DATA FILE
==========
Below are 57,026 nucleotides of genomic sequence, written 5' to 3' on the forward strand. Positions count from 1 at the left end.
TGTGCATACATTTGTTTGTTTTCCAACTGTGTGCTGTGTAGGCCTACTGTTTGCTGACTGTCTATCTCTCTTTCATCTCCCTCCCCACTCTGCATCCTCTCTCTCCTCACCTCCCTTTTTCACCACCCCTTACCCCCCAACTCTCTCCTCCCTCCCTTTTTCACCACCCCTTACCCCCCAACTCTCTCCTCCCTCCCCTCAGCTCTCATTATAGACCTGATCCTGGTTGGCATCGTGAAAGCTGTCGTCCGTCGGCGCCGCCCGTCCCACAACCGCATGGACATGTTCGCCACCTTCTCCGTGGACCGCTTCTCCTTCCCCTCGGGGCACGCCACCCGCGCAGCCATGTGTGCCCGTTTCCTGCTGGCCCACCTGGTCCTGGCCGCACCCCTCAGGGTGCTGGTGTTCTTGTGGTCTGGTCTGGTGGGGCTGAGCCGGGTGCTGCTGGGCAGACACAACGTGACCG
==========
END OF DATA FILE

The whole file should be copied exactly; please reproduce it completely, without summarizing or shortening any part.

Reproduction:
Below are 57,026 nucleotides of genomic sequence, written 5' to 3' on the forward strand. Positions count from 1 at the left end.
TGTGCATACATTTGTTTGTTTTCCAACTGTGTGCTGTGTAGGCCTACTGTTTGCTGACTGTCTATCTCTCTTTCATCTCCCTCCCCACTCTGCATCCTCTCTCTCCTCACCTCCCTTTTTCACCACCCCTTACCCCCCAACTCTCTCCTCCCTCCCTTTTTCACCACCCCTTACCCCCCAACTCTCTCCTCCCTCCCCTCAGCTCTCATTATAGACCTGATCCTGGTTGGCATCGTGAAAGCTGTCGTCCGTCGGCGCCGCCCGTCCCACAACCGCATGGACATGTTCGCCACCTTCTCCGTGGACCGCTTCTCCTTCCCCTCGGGGCACGCCACCCGCGCAGCCATGTGTGCCCGTTTCCTGCTGGCCCACCTGGTCCTGGCCGCACCCCTCAGGGTGCTGGTGTTCTTGTGGTCTGGTCTGGTGGGGCTGAGCCGGGTGCTGCTGGGCAGACACAACGTGACCG